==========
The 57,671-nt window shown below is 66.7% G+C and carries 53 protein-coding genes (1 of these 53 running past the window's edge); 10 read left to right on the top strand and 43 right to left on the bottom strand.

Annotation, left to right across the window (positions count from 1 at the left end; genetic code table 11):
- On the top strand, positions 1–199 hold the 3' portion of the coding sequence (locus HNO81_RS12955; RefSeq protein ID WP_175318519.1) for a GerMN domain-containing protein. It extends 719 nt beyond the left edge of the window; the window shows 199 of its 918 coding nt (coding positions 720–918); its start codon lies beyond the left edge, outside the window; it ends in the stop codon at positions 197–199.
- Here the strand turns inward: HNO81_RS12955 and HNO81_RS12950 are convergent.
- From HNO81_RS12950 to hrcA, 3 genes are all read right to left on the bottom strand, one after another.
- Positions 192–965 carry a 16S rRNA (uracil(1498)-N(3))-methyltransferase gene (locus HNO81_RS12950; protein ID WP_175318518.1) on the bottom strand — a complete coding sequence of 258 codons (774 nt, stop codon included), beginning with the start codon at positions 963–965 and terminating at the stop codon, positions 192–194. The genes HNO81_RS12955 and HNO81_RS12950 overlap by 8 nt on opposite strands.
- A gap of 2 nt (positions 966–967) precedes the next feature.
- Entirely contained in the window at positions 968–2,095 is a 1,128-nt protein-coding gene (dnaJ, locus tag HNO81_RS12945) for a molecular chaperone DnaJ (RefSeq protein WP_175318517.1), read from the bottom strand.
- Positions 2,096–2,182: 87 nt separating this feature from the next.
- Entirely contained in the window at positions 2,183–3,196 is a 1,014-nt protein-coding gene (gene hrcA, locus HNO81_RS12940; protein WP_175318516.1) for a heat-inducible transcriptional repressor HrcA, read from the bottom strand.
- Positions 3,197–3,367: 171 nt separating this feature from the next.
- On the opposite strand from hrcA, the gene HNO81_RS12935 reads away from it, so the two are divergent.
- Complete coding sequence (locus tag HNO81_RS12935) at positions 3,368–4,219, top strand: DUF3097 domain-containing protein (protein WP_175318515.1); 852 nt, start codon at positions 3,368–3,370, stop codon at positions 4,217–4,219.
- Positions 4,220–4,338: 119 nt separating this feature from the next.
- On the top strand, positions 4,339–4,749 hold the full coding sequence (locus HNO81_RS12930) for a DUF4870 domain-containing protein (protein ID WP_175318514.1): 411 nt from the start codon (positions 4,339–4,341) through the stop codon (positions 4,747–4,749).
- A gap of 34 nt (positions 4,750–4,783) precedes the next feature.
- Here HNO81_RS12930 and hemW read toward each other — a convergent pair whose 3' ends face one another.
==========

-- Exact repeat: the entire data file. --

The 57,671-nt window shown below is 66.7% G+C and carries 53 protein-coding genes (1 of these 53 running past the window's edge); 10 read left to right on the top strand and 43 right to left on the bottom strand.

Annotation, left to right across the window (positions count from 1 at the left end; genetic code table 11):
- On the top strand, positions 1–199 hold the 3' portion of the coding sequence (locus HNO81_RS12955; RefSeq protein ID WP_175318519.1) for a GerMN domain-containing protein. It extends 719 nt beyond the left edge of the window; the window shows 199 of its 918 coding nt (coding positions 720–918); its start codon lies beyond the left edge, outside the window; it ends in the stop codon at positions 197–199.
- Here the strand turns inward: HNO81_RS12955 and HNO81_RS12950 are convergent.
- From HNO81_RS12950 to hrcA, 3 genes are all read right to left on the bottom strand, one after another.
- Positions 192–965 carry a 16S rRNA (uracil(1498)-N(3))-methyltransferase gene (locus HNO81_RS12950; protein ID WP_175318518.1) on the bottom strand — a complete coding sequence of 258 codons (774 nt, stop codon included), beginning with the start codon at positions 963–965 and terminating at the stop codon, positions 192–194. The genes HNO81_RS12955 and HNO81_RS12950 overlap by 8 nt on opposite strands.
- A gap of 2 nt (positions 966–967) precedes the next feature.
- Entirely contained in the window at positions 968–2,095 is a 1,128-nt protein-coding gene (dnaJ, locus tag HNO81_RS12945) for a molecular chaperone DnaJ (RefSeq protein WP_175318517.1), read from the bottom strand.
- Positions 2,096–2,182: 87 nt separating this feature from the next.
- Entirely contained in the window at positions 2,183–3,196 is a 1,014-nt protein-coding gene (gene hrcA, locus HNO81_RS12940; protein WP_175318516.1) for a heat-inducible transcriptional repressor HrcA, read from the bottom strand.
- Positions 3,197–3,367: 171 nt separating this feature from the next.
- On the opposite strand from hrcA, the gene HNO81_RS12935 reads away from it, so the two are divergent.
- Complete coding sequence (locus tag HNO81_RS12935) at positions 3,368–4,219, top strand: DUF3097 domain-containing protein (protein WP_175318515.1); 852 nt, start codon at positions 3,368–3,370, stop codon at positions 4,217–4,219.
- Positions 4,220–4,338: 119 nt separating this feature from the next.
- On the top strand, positions 4,339–4,749 hold the full coding sequence (locus HNO81_RS12930) for a DUF4870 domain-containing protein (protein ID WP_175318514.1): 411 nt from the start codon (positions 4,339–4,341) through the stop codon (positions 4,747–4,749).
- A gap of 34 nt (positions 4,750–4,783) precedes the next feature.
- Here HNO81_RS12930 and hemW read toward each other — a convergent pair whose 3' ends face one another.